6

I am passing a value into a function to convert Celsius to Fahrenheit, but the console prints an error code which brings up nothing when I Google it.

// Function Declarations
float fToC(float degreesF = 32.0);

int main() {
    float fahrenheit = 10; 
    float centigrade = 10;

    centigrade = fToC(fahrenheit); 
    cout << "Freezing Point: " << fToC << "C" << endl;

    return 0;
}


// Function Defintions 
float fToC(float degreesF) {
    float degreesC = ((5.0 / 9.0)*(degreesF - 32));
    return degreesC;
}

This prints into the console:

Freezing Point: 00A31627C

What did I do wrong?

5 Answers 5

9

It is because you are printing out the function and not centigrade.

cout << "Freezing Point: " << fToC << "C" << endl; in the console it is showing the memory address of the function.

You should do something like:

cout << "Freezing Point: " << centigrade << "C" << endl;

0
8

but the console prints an error code which brings up nothing when I Google it.

That's not an error code.

You're missing the parenthesis to call a function:

 cout << "Freezing Point: " << fToC(farenheit) << "C" << endl;
                                // ^^^^^^^^^^^

the function address is printed instead.


You probably meant to print

 cout << "Freezing Point: " << centigrade << "C" << endl;

as you already calculated the value by calling the function.

0
7

Well,

cout << "Freezing Point: " << fToC << "C" << endl;

Pop quiz for you: what is "fToC"?. Why, it's your function, and what you see, as the result, is the meaningless internal memory address where your function's code lives.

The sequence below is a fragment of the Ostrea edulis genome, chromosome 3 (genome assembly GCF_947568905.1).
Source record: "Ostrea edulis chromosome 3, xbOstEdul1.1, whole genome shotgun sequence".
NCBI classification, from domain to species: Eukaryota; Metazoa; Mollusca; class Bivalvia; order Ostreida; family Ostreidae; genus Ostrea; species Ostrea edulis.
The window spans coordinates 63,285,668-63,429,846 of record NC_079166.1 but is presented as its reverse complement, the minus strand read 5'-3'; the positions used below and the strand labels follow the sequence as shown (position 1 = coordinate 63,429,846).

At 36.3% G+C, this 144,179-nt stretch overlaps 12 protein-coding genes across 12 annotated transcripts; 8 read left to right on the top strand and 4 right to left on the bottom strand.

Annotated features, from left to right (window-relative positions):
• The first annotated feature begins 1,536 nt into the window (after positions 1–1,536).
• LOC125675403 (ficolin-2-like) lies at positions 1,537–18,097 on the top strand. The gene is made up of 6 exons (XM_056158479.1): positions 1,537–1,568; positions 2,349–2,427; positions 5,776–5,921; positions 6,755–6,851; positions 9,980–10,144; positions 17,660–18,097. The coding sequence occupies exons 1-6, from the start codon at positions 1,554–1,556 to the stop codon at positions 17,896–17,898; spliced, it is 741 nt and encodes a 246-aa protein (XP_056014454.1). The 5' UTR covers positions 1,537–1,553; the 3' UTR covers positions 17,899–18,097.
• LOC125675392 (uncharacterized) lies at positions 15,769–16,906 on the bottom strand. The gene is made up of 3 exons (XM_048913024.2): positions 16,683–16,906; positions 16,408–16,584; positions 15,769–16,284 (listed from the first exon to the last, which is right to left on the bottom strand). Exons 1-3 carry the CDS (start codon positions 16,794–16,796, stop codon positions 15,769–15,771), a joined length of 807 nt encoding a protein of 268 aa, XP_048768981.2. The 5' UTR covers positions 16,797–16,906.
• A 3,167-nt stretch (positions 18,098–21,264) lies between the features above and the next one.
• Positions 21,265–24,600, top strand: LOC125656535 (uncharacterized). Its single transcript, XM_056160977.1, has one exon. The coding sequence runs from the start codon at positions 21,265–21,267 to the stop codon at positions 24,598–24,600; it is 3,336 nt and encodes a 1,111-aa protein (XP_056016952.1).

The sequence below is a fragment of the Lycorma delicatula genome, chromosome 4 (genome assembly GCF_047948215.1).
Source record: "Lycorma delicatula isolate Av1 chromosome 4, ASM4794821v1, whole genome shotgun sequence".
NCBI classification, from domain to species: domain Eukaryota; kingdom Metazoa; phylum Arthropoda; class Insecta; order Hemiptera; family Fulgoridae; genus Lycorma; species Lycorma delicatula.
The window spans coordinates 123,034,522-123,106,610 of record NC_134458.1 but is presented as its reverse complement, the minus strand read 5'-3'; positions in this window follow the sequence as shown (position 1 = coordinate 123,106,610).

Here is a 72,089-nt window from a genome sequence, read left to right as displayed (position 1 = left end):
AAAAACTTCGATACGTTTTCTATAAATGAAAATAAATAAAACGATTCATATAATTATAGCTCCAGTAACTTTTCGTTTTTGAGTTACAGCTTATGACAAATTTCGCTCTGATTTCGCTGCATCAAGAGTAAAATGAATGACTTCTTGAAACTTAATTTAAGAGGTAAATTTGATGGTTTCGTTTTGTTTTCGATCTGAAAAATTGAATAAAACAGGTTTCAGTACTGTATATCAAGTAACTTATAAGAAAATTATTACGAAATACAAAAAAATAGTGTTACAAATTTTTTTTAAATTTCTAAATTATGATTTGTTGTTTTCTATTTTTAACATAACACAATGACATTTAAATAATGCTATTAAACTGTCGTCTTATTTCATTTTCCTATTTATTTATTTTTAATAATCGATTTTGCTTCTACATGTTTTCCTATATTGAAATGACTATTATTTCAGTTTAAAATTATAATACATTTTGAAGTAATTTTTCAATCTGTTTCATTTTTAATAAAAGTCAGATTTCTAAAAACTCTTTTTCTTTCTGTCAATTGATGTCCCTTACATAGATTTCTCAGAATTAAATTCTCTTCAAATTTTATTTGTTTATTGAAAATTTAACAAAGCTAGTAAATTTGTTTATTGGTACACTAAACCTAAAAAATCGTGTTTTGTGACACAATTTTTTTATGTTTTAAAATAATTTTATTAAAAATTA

You probably meant to write:

cout << "Freezing Point: " << centigrade << "C" << endl;

Unfortunately, a computer does only what you tell it to do, and not what you want it to do.

0
7

This is wrong:

cout << "Freezing Point: " << fToC << "C" << endl;

You pass fToC to the console, and so it prints the address of the function. Remove fToC and write centigrade.

0
6
cout << "Freezing Point: " << fToC << "C" << endl;

is not correct. You cannot output a function name in a cout like this and hope it will give you the result you want. It will instead print out the address the function is stored at. You can however call the function as

cout << "Freezing Point: " << fToC(fahrenheit) << "C" << endl;

because fToC(fahrenheit) is actually a float, with the parameter you gave to it, so you should get the answer you want instead of the function address. You could also just use:

cout << "Freezing Point: " << centigrade << "C" << endl;

which you have defined in the previous line.

2
  • "You cannot output a function name in a cout like this." Well, you can. As you see it print's the functions address. May 7, 2016 at 3:45
  • Yes, poorly worded
    – mojo1mojo2
    May 7, 2016 at 3:47

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